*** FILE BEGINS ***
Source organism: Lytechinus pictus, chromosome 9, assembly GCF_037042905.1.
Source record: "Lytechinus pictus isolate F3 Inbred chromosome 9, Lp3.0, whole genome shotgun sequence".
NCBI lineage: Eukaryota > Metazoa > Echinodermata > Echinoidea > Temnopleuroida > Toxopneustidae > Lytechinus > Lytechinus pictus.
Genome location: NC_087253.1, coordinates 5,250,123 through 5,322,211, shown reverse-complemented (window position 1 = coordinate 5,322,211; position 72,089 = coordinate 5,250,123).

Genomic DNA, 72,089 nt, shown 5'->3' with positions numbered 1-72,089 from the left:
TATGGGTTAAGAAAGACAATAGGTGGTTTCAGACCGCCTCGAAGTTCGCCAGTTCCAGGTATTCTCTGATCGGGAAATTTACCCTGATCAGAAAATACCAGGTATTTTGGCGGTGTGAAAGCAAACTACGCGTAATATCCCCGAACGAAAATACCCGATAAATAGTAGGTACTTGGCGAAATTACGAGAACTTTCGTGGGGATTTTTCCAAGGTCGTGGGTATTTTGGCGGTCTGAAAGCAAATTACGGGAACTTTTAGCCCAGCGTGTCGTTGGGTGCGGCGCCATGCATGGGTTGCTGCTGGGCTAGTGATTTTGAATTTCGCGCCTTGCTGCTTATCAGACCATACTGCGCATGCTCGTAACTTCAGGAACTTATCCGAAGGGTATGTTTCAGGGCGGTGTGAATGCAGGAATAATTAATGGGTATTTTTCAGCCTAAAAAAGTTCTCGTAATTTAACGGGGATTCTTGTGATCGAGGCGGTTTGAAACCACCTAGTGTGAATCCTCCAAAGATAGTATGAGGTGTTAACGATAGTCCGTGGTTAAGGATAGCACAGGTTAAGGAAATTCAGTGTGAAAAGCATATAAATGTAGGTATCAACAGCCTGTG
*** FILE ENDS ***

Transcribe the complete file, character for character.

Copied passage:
Source organism: Lytechinus pictus, chromosome 9, assembly GCF_037042905.1.
Source record: "Lytechinus pictus isolate F3 Inbred chromosome 9, Lp3.0, whole genome shotgun sequence".
NCBI lineage: Eukaryota > Metazoa > Echinodermata > Echinoidea > Temnopleuroida > Toxopneustidae > Lytechinus > Lytechinus pictus.
Genome location: NC_087253.1, coordinates 5,250,123 through 5,322,211, shown reverse-complemented (window position 1 = coordinate 5,322,211; position 72,089 = coordinate 5,250,123).

Genomic DNA, 72,089 nt, shown 5'->3' with positions numbered 1-72,089 from the left:
TATGGGTTAAGAAAGACAATAGGTGGTTTCAGACCGCCTCGAAGTTCGCCAGTTCCAGGTATTCTCTGATCGGGAAATTTACCCTGATCAGAAAATACCAGGTATTTTGGCGGTGTGAAAGCAAACTACGCGTAATATCCCCGAACGAAAATACCCGATAAATAGTAGGTACTTGGCGAAATTACGAGAACTTTCGTGGGGATTTTTCCAAGGTCGTGGGTATTTTGGCGGTCTGAAAGCAAATTACGGGAACTTTTAGCCCAGCGTGTCGTTGGGTGCGGCGCCATGCATGGGTTGCTGCTGGGCTAGTGATTTTGAATTTCGCGCCTTGCTGCTTATCAGACCATACTGCGCATGCTCGTAACTTCAGGAACTTATCCGAAGGGTATGTTTCAGGGCGGTGTGAATGCAGGAATAATTAATGGGTATTTTTCAGCCTAAAAAAGTTCTCGTAATTTAACGGGGATTCTTGTGATCGAGGCGGTTTGAAACCACCTAGTGTGAATCCTCCAAAGATAGTATGAGGTGTTAACGATAGTCCGTGGTTAAGGATAGCACAGGTTAAGGAAATTCAGTGTGAAAAGCATATAAATGTAGGTATCAACAGCCTGTG